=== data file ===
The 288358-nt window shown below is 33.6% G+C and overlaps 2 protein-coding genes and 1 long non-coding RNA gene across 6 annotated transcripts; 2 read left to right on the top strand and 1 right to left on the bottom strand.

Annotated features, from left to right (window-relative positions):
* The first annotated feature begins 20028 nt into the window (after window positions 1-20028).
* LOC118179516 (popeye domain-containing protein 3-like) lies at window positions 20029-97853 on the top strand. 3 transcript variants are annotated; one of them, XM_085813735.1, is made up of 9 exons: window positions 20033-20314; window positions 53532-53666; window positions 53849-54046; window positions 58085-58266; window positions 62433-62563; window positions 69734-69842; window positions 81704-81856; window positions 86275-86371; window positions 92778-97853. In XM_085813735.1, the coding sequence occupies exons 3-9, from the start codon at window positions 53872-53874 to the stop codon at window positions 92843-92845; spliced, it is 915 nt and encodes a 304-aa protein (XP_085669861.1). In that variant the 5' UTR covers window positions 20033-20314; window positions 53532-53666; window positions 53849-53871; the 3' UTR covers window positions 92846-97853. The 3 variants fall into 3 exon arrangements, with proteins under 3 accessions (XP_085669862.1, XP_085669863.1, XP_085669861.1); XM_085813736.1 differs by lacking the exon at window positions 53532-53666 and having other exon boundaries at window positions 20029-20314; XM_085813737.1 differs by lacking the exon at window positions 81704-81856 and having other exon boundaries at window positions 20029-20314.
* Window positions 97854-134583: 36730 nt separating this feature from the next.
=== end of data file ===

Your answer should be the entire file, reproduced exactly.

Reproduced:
The 288358-nt window shown below is 33.6% G+C and overlaps 2 protein-coding genes and 1 long non-coding RNA gene across 6 annotated transcripts; 2 read left to right on the top strand and 1 right to left on the bottom strand.

Annotated features, from left to right (window-relative positions):
* The first annotated feature begins 20028 nt into the window (after window positions 1-20028).
* LOC118179516 (popeye domain-containing protein 3-like) lies at window positions 20029-97853 on the top strand. 3 transcript variants are annotated; one of them, XM_085813735.1, is made up of 9 exons: window positions 20033-20314; window positions 53532-53666; window positions 53849-54046; window positions 58085-58266; window positions 62433-62563; window positions 69734-69842; window positions 81704-81856; window positions 86275-86371; window positions 92778-97853. In XM_085813735.1, the coding sequence occupies exons 3-9, from the start codon at window positions 53872-53874 to the stop codon at window positions 92843-92845; spliced, it is 915 nt and encodes a 304-aa protein (XP_085669861.1). In that variant the 5' UTR covers window positions 20033-20314; window positions 53532-53666; window positions 53849-53871; the 3' UTR covers window positions 92846-97853. The 3 variants fall into 3 exon arrangements, with proteins under 3 accessions (XP_085669862.1, XP_085669863.1, XP_085669861.1); XM_085813736.1 differs by lacking the exon at window positions 53532-53666 and having other exon boundaries at window positions 20029-20314; XM_085813737.1 differs by lacking the exon at window positions 81704-81856 and having other exon boundaries at window positions 20029-20314.
* Window positions 97854-134583: 36730 nt separating this feature from the next.